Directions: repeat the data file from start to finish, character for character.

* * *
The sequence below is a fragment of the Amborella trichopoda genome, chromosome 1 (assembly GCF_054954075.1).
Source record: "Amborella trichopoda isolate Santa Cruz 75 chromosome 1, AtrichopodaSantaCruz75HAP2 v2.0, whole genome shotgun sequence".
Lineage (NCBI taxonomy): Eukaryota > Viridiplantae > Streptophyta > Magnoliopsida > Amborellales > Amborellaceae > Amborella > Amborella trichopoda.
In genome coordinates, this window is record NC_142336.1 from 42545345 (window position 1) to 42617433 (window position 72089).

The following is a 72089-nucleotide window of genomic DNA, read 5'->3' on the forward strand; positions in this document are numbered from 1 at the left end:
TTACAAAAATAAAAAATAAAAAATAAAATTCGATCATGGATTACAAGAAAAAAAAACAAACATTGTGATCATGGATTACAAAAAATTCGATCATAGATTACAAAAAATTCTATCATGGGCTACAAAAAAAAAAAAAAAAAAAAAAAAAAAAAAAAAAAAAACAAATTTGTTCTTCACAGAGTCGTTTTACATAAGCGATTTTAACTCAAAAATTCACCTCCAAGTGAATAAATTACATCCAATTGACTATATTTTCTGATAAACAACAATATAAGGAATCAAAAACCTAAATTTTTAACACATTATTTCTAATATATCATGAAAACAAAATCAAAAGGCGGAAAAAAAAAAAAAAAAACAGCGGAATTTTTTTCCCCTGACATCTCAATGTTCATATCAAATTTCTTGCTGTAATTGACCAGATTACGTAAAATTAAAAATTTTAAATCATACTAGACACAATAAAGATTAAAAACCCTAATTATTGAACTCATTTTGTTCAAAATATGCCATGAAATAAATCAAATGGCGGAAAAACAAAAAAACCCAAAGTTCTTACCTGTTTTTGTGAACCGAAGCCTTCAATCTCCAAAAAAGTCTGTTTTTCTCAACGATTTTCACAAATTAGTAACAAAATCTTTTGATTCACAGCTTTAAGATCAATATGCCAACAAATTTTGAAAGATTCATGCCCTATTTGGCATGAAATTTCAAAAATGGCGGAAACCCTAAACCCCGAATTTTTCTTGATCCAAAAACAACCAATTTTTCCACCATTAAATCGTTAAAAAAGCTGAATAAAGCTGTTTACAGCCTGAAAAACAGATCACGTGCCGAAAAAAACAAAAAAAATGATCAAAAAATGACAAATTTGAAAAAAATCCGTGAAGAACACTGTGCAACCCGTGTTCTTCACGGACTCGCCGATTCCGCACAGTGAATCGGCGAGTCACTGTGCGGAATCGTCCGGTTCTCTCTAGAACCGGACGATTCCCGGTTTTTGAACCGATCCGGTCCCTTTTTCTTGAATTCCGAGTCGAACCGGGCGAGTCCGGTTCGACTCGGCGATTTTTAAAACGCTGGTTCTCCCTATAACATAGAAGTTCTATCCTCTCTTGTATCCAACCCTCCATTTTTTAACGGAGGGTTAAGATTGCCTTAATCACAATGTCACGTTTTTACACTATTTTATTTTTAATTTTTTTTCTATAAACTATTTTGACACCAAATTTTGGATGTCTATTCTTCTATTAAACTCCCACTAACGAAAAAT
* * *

The sequence below is a fragment of the Amborella trichopoda genome, chromosome 1 (assembly GCF_054954075.1).
Source record: "Amborella trichopoda isolate Santa Cruz 75 chromosome 1, AtrichopodaSantaCruz75HAP2 v2.0, whole genome shotgun sequence".
Lineage (NCBI taxonomy): Eukaryota > Viridiplantae > Streptophyta > Magnoliopsida > Amborellales > Amborellaceae > Amborella > Amborella trichopoda.
In genome coordinates, this window is record NC_142336.1 from 42545345 (window position 1) to 42617433 (window position 72089).

The following is a 72089-nucleotide window of genomic DNA, read 5'->3' on the forward strand; positions in this document are numbered from 1 at the left end:
TTACAAAAATAAAAAATAAAAAATAAAATTCGATCATGGATTACAAGAAAAAAAAACAAACATTGTGATCATGGATTACAAAAAATTCGATCATAGATTACAAAAAATTCTATCATGGGCTACAAAAAAAAAAAAAAAAAAAAAAAAAAAAAAAAAAAAAACAAATTTGTTCTTCACAGAGTCGTTTTACATAAGCGATTTTAACTCAAAAATTCACCTCCAAGTGAATAAATTACATCCAATTGACTATATTTTCTGATAAACAACAATATAAGGAATCAAAAACCTAAATTTTTAACACATTATTTCTAATATATCATGAAAACAAAATCAAAAGGCGGAAAAAAAAAAAAAAAAACAGCGGAATTTTTTTCCCCTGACATCTCAATGTTCATATCAAATTTCTTGCTGTAATTGACCAGATTACGTAAAATTAAAAATTTTAAATCATACTAGACACAATAAAGATTAAAAACCCTAATTATTGAACTCATTTTGTTCAAAATATGCCATGAAATAAATCAAATGGCGGAAAAACAAAAAAACCCAAAGTTCTTACCTGTTTTTGTGAACCGAAGCCTTCAATCTCCAAAAAAGTCTGTTTTTCTCAACGATTTTCACAAATTAGTAACAAAATCTTTTGATTCACAGCTTTAAGATCAATATGCCAACAAATTTTGAAAGATTCATGCCCTATTTGGCATGAAATTTCAAAAATGGCGGAAACCCTAAACCCCGAATTTTTCTTGATCCAAAAACAACCAATTTTTCCACCATTAAATCGTTAAAAAAGCTGAATAAAGCTGTTTACAGCCTGAAAAACAGATCACGTGCCGAAAAAAACAAAAAAAATGATCAAAAAATGACAAATTTGAAAAAAATCCGTGAAGAACACTGTGCAACCCGTGTTCTTCACGGACTCGCCGATTCCGCACAGTGAATCGGCGAGTCACTGTGCGGAATCGTCCGGTTCTCTCTAGAACCGGACGATTCCCGGTTTTTGAACCGATCCGGTCCCTTTTTCTTGAATTCCGAGTCGAACCGGGCGAGTCCGGTTCGACTCGGCGATTTTTAAAACGCTGGTTCTCCCTATAACATAGAAGTTCTATCCTCTCTTGTATCCAACCCTCCATTTTTTAACGGAGGGTTAAGATTGCCTTAATCACAATGTCACGTTTTTACACTATTTTATTTTTAATTTTTTTTCTATAAACTATTTTGACACCAAATTTTGGATGTCTATTCTTCTATTAAACTCCCACTAACGAAAAAT